19 Dec

Will the EIA’s Inventory Data Help Natural Gas Rise?

WRITTEN BY Rabindra Samanta

Inventories spread and natural gas prices

In the week ending on December 7, the inventories spread was -19.9%. The inventories spread is the difference between natural gas inventories and their five-year average. During this period, the inventories spread expanded by 30 basis points compared to the previous week.

Will the EIA’s Inventory Data Help Natural Gas Rise?

On December 13, the EIA (U.S. Energy Information Administration) reported the natural gas inventory data for the week ending on December 7.

Natural gas inventories

Natural gas prices are usually inversely related to the inventories spread. However, the relationship seems to be more biased toward a price downside when inventories rise above their five-year average. The market might be confident about having enough future supply instead of being concerned about demand getting out of hand.

Since December 13, the natural gas January futures have fallen 6.9%. In the past, a bearish weather forecast might have dragged natural gas prices, which we discussed in Part 1. During the same period, natural gas–weighted stocks Antero Resources (AR), Range Resources (RRC), Chesapeake Energy (CHK), and Gulfport Energy (GPOR) fell 11.8%, 13.3%, 17.8%, and 19.1%, respectively, and underperformed their peers.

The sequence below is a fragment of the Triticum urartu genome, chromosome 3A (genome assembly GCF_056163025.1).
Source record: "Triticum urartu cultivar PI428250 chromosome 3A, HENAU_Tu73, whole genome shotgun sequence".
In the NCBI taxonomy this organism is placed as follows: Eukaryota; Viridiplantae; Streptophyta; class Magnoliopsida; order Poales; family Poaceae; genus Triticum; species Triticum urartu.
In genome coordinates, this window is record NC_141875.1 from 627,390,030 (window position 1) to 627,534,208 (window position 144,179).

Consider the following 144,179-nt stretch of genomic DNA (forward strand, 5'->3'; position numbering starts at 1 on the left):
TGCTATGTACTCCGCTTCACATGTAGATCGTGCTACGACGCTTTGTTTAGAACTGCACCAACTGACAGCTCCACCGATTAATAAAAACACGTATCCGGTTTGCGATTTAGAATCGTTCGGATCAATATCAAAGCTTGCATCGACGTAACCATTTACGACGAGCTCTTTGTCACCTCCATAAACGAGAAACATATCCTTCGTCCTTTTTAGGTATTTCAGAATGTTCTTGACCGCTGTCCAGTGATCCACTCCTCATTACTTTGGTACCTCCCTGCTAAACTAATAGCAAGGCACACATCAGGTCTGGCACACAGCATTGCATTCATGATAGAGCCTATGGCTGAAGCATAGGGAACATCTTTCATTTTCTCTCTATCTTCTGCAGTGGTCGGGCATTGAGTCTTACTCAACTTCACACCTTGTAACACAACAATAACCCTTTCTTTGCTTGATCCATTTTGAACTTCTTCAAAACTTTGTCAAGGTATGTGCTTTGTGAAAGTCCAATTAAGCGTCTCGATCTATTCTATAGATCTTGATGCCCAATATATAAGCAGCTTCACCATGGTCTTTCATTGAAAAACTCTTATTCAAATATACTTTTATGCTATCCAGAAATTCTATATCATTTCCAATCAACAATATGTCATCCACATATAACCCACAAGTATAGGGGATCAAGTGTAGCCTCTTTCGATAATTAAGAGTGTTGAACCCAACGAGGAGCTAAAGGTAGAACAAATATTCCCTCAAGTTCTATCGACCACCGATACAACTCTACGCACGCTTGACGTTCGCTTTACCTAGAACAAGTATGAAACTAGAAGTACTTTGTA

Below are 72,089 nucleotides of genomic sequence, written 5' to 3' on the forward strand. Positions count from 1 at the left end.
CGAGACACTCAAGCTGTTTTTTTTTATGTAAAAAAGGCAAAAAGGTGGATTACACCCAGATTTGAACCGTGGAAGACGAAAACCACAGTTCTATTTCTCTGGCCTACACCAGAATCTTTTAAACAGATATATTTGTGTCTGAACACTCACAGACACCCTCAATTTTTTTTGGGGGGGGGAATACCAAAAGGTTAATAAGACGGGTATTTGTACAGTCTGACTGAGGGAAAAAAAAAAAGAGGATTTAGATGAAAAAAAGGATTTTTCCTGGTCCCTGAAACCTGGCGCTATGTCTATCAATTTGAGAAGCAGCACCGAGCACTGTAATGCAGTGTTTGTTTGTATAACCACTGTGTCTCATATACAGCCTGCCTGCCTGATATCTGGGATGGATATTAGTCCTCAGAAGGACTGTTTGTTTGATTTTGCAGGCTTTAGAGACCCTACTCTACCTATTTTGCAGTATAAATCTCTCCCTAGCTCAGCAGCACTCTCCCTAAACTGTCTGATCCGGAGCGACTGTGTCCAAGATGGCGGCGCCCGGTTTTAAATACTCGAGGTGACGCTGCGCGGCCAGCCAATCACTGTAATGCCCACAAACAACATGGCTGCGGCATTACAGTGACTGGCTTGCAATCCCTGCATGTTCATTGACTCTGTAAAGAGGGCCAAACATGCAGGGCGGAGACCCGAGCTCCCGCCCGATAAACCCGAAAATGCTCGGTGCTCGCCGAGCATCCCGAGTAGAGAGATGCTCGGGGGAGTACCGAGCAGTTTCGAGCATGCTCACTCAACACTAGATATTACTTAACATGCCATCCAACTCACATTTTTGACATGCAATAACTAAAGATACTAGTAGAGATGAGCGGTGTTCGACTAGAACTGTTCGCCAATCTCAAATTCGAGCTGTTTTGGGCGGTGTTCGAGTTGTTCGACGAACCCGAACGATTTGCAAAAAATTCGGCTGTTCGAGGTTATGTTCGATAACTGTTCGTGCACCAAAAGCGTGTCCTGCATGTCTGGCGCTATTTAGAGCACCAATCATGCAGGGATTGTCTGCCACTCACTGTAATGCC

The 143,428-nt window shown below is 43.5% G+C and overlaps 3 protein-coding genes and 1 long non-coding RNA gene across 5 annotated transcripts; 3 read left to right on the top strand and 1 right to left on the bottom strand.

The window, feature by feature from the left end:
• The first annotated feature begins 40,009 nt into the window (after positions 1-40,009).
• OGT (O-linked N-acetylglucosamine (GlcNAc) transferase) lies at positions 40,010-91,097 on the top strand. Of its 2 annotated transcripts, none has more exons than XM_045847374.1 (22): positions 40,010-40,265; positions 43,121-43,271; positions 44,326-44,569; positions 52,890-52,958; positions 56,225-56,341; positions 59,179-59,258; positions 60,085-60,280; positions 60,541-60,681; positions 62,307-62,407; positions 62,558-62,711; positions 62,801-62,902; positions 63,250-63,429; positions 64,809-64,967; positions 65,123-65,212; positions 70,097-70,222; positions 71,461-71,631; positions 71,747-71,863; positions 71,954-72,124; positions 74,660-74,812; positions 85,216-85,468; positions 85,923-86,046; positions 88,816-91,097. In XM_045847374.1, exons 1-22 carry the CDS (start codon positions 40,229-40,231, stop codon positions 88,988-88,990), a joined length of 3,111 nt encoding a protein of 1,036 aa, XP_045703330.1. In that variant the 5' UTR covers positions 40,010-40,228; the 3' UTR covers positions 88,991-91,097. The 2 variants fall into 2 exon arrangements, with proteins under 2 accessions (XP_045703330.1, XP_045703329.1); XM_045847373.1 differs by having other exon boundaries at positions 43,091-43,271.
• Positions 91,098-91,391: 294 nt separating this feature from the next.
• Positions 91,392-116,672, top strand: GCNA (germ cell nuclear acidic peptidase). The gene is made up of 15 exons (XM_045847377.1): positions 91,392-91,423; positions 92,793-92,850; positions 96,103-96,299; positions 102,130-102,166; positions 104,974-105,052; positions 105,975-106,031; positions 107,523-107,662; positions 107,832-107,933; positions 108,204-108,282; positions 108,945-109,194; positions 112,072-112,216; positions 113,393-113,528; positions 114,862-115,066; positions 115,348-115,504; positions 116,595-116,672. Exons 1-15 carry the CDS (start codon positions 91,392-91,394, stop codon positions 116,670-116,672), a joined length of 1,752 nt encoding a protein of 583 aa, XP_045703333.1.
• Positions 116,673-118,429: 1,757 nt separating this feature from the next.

On December 13–18, the SPDR S&P Oil & Gas Exploration & Production ETF (XOP) and the Energy Select Sector SPDR ETF (XLE) fell ~10% and ~6.3%, respectively. These ETFs hold natural gas–producer stocks.

Inventories could fall more

On December 20, the EIA is scheduled to release its natural gas inventory report for the week ending on December 14. Any fall by more than ~115 Bcf (billion cubic feet) could cause the inventories to expand more into the negative territory, which could be a positive development for natural gas prices. Reuters analysts expect a draw of 131 Bcf in natural gas inventories for last week, which would expand the negative inventories spread by another 40 basis points.

As long as inventories are at a double-digit deficit to their five-year average in percentage terms, natural gas’s undersupply concerns could increase this winter—a bullish factor for natural gas prices.

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